As end of the novel approaches, the plot takes a bizarrely comic (one might almost say "comic-bookish") turn -- to the point that I wondered how on earth Bakopoulos was going to steer smoothly into an ending. But he managed to pull it off with flying colors, and I closed the book happy!
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Format: Hardcover Verified Purchase
I very much enjoyed Dean Bakopoulos's first novel, Please Don't Come Back from the Moon , and I was eagerly anticipating his next one. This second novel didn't let me down. In fact, I think it offers an even more impressive display of his talents. He took a major risk here in creating an often unlikeable protagonist in Zeke Pappas. But Zeke's as lovably unlikeable as Ignatius J. Reilly of A Confederacy of Dunces. Zeke has major challenges to contend with on the personal and professional front. Personally, he's raising his nieces with his mother after his brother died in Iraq and the brother's wife died shortly thereafter. But the mother has terminal cancer. Her will stipulates that if Zeke can't find a wife within 120 days of her death, the girls' aunt will get custody of them. Determined to beat that deadline, Zeke has three potential candidates - a Starbucks barista he has a crush on, his assistant at work, and a neighbor who's in the midst of a divorce after her husband cheated on her. And oh, yes, he also has one long-shot candidate - Sofia Coppola. Professionally, he's in trouble because an obscure branch of the Homeland Security Department is investigating possible misappropriations of the funds he's been using for the Great Midwestern Humanities Initiative, a program design to foster interest in the humanities. Zeke hasn't done anything wrong himself, but his biggest patron, a closeted gay philanthropist has been using the program's credit card to cover his expensive trips with gay prostitutes and a closeted gay Congressman.Read more ›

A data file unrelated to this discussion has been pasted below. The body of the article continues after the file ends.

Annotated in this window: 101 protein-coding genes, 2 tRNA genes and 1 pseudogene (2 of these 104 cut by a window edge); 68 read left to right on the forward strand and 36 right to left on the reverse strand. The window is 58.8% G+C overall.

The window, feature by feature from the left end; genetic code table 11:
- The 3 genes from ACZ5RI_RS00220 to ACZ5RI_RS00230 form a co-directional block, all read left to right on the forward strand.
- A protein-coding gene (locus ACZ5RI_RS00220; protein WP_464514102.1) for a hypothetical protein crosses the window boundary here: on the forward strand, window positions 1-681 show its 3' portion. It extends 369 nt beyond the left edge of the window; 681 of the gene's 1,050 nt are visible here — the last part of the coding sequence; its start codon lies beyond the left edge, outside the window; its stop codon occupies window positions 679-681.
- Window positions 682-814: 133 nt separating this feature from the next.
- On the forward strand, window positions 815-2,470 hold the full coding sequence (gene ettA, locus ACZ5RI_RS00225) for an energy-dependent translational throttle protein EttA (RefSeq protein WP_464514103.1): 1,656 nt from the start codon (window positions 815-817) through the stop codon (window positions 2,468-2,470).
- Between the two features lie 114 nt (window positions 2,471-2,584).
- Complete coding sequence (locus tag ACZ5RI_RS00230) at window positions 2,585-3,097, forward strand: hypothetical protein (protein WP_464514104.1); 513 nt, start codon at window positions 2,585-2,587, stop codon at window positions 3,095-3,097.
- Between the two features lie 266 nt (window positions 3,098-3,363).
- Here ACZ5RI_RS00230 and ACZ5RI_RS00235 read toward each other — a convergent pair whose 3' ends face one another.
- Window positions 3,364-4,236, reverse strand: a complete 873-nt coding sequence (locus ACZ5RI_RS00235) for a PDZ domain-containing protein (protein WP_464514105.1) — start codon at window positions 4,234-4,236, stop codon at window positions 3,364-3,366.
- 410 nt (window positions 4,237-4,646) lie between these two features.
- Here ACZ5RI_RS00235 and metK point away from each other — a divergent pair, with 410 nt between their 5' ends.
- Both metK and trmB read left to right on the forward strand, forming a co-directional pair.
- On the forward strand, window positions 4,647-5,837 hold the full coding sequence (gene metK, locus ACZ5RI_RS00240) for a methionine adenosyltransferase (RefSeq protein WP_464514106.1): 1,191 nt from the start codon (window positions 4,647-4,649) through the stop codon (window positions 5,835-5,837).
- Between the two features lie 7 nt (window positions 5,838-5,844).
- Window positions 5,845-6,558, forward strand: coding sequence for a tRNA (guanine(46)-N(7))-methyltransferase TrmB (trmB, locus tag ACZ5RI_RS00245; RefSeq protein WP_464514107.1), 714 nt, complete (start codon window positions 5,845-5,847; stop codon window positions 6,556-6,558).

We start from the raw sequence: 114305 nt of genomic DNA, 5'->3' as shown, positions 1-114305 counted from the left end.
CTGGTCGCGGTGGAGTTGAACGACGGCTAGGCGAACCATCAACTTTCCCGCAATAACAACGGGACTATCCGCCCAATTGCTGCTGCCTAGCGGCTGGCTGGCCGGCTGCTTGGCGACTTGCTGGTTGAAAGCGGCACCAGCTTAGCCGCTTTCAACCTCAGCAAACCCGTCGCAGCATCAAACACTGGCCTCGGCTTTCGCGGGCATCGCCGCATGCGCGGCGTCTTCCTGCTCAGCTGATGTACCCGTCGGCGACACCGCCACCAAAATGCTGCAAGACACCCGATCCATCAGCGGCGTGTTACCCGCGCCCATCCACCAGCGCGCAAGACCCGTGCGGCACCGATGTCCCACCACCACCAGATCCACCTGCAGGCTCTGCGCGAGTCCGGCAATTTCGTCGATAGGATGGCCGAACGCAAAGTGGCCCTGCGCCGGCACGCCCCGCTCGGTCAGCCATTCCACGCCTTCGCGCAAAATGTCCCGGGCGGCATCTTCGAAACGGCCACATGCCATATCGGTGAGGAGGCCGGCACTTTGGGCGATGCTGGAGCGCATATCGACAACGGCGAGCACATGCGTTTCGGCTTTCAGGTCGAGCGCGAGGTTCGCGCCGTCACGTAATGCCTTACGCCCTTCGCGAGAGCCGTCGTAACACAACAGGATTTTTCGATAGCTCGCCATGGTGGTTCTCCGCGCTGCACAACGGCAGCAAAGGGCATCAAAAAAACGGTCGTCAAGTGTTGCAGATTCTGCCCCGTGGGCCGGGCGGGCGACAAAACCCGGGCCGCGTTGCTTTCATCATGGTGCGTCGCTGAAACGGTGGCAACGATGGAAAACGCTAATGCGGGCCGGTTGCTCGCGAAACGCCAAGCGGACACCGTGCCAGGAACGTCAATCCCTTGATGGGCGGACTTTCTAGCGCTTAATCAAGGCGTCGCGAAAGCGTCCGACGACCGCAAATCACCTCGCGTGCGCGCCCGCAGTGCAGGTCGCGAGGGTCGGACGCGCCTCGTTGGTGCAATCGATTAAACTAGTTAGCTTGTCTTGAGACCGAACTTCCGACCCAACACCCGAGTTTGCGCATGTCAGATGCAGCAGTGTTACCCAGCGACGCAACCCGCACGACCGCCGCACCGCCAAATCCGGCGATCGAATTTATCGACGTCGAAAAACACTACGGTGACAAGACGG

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Format: Hardcover
Poor Zeke Pappas. Will he ever catch a break? His losses prove to be our gains. Dean Bakopoulos uses Zeke's turmoil as the basis for a deft satire, a penetrating look at the first decade of the 21st century. The author took a chance with this novel, his second. Satire isn't easy to pull off, but Bakopuolos manages the feat. When you put it down My American Happiness, you realize there's more to Zeke -- and to the book -- than meets the eye.
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Format: Paperback Verified Purchase
I truly loved this book. I attended UW Madison so I may have been biased but --I know Zeke. Zeke is a
character that I have often encountered as a (now retired) philosophy professor - a brilliant man whose sense of humor is the only thing that keeps his life from becoming a tragedy.
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Format: Hardcover
Protagonist Zeke Pappas in Dean Bakopoulos' new novel, My American Unhappiness, may be the poster boy for why some politicians want to stop government funding for arts and humanities projects. Zeke is director of the Great Midwestern Humanities Initiative, based in Madison, Wisconsin, and his special area of interest is "The Inventory of American Unhappiness," which assembles all the whiney ways in which people are bummed by the speed bumps of life and the many irritations that can be part of every day's experiences. This amusing and offbeat satire will appeal to those readers who like a spot-on critique of contemporary life, but one that doesn't take itself or ourselves too seriously.

Rating: Three-star (Recommended)